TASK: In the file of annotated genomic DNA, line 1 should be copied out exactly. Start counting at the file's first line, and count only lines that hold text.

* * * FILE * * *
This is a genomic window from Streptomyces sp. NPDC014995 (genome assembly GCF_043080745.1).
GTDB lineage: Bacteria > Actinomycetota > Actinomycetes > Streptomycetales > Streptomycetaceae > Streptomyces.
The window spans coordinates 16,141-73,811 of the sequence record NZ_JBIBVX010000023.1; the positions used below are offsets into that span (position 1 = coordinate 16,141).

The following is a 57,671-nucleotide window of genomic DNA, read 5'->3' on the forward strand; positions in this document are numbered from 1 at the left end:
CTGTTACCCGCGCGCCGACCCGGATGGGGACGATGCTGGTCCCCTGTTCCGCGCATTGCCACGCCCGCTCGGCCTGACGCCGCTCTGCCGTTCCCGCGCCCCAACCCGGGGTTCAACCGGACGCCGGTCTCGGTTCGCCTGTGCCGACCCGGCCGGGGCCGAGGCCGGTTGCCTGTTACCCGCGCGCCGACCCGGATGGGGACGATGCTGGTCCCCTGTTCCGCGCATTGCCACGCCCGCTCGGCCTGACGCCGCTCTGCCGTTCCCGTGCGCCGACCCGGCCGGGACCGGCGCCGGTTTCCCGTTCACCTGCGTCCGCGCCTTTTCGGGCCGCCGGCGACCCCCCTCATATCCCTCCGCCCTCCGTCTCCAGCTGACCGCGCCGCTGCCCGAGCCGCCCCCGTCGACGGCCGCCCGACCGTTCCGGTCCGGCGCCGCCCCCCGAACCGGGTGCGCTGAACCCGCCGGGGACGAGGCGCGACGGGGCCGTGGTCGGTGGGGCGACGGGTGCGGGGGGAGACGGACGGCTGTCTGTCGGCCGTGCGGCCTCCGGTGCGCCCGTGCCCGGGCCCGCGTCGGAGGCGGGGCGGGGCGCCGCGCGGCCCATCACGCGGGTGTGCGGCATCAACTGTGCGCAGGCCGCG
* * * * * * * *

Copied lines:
This is a genomic window from Streptomyces sp. NPDC014995 (genome assembly GCF_043080745.1).